How to Build an App: Ideation to Installation

Below are steps I and many others have taken in developing mobile/web apps. From Ideation to installation. The process I talk about is from the app Giggin I created, a music gaming app that allowed users to share music in the form of a quiz. Think Snapchat for music and gaming lovers. Giggin would gain thousands of downloads in over 25 countries in a 2 year time frame.

Often people say they are waiting for the right idea to build something, but in fact people already have the ideas they need and simply need to act upon them. Execution is key. Act on the ideas you already have instead of waiting for the perfect ideas and the perfect time. Once you have thought out your idea, the nuts and bolts of it will form as you begin to build. From ideation, you then form a team to work on the areas you cannot. For instance for my app Giggin, I needed developers and designers. While I would undertake some of the development and design, its best to have people focus on specific areas of the app while you can oversee and orchestrate.

Richard Branson says entrepreneurship is simply having ideas and having the resources to make them happen. It can be hard to utilize one’s resources because we often don’t know where to look. I started with my university and friends, talking with professors in the Computer Science department asking them to refer me to top-notch developers. While they gave me a few names, most were uninterested or unable to build what I was asking. So from there I sent out an email to the department of Computer Science, which would reach everyone at the university studying CS. No luck from that experiment either. I then posted a portion of my idea to blogs, outsourcing sites, craigslist etc., to see who was interested and could do the work. After interviewing with a number of companies and individual developers both inside and outside the US, I found a company called Infobeans out of India. The price of outsourcing work overseas versus companies inside the US is cut by more than half the price of what it would be in the US. While communication would be tougher, due to India being ahead by 12 and half hours as well as a language barrier, I figured I could work with it. I was still studying in Colorado and had an internship in PE in NYC that summer, though the time difference allowed me to wake up early before work and school for 1-2 hour video conferences every day going over the development and implementing my design. The 5-6 month process would pay off in the end.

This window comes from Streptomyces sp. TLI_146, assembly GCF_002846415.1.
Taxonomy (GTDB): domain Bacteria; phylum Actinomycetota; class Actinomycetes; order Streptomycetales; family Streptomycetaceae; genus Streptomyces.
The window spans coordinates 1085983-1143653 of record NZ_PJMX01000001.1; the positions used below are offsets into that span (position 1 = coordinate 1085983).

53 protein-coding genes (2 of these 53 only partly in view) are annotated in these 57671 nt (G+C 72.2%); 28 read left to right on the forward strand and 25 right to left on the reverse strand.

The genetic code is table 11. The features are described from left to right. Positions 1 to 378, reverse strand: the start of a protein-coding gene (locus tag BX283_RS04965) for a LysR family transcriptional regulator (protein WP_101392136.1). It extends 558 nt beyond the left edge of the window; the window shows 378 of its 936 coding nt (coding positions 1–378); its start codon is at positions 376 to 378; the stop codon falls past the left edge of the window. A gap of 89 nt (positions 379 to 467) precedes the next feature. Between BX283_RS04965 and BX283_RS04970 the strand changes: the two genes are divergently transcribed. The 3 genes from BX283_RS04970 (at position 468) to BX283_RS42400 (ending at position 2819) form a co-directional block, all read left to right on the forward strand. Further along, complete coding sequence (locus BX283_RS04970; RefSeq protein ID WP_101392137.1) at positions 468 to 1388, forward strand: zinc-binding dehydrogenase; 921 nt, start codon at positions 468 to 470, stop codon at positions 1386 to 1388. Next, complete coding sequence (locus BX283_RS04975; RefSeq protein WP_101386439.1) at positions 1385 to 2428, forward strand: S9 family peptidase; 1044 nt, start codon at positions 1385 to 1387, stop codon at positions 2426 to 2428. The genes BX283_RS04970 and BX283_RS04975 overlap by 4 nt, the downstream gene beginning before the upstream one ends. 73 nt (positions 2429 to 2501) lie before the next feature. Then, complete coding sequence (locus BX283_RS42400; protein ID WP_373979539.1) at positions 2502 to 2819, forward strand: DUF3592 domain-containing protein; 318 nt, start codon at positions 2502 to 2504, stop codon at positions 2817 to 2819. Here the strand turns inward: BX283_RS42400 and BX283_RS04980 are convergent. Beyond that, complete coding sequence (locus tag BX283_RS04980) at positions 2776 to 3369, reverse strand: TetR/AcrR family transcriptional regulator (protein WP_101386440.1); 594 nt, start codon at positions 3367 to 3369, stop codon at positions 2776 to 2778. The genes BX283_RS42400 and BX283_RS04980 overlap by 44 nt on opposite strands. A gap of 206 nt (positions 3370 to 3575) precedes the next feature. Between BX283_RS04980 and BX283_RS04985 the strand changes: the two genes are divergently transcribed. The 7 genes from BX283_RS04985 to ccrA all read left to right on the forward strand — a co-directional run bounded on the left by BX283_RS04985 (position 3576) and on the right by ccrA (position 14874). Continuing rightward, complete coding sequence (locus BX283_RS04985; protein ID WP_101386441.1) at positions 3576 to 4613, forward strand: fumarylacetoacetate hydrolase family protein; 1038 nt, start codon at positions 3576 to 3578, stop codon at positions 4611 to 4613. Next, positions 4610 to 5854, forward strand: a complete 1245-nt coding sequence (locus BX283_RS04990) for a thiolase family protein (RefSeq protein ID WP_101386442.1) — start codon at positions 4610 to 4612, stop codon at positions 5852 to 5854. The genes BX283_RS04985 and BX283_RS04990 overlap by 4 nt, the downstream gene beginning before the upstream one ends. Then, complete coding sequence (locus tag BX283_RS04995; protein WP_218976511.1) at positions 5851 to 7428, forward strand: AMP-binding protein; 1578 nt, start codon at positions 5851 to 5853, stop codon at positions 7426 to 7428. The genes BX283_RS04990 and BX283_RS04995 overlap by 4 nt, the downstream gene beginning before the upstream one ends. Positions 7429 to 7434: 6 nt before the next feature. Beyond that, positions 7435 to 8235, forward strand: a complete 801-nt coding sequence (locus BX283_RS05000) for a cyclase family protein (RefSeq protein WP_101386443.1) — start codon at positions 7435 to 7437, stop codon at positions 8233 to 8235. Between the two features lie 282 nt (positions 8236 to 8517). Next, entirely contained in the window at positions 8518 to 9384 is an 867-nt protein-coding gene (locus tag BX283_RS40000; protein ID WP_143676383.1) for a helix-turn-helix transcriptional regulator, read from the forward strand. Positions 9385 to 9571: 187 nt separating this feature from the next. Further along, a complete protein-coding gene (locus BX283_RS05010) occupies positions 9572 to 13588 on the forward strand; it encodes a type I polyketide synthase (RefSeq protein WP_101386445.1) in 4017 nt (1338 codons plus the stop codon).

While I sketched out and built most of the front-end design for Giggin, I also used 99designs to digitize some of my sketches for the interface and logos. 99designs is a design website that takes your ideas and shoots them out to hundreds of designers around the world. Designers then submit their work, then giving you access to the designers to talk with designers to tweek them. At the end of a 30 day period, you pick the designs you like most from work submitted by dozens of designers. In addition to the development and design work, I had to partner with Apple to utilize their music service within my app, a strenuous dialogue that took months for them to finally approve.

Throughout the dialogues between designers and my developers, I was as well building a marketing plan. I worked with friends, my university, as well as other university newspaper to advertise my app, share the app with their friends and groups on social media. In addition I printed off numerous sheets at my university library and cut the sheets into small business cards with the logo and idea of the app on them. I placed these small like business cards all over my university. This was pre-launch though. The app would go live while I was traveling abroad and I continued to share these business cards in public areas. I would not use any paid advertisements or marketing plans.

The development and designs were all finished, and all that was left was beta-testing and Apple’s approval period. I would beta-test the app with a number of close friends, tweeking a few things, and then after 5 days of Apple reviewing the code and product, the app went live. Though this is when the real work began, as getting users to actually use and like the app is incredibly difficult and often very much out of your control. While the app was a success to me in that I created a product purely from imagination and made it tangible, it certainly did not blow up as app developers often hope. While I would market the app and work on updates over the next 2 years, it slowly died off. The process of building Giggin taught me numerous lessons and gave me insights into the process of creating apps and a business.

Please comment below if you are interested in creating mobile or web apps and have any questions.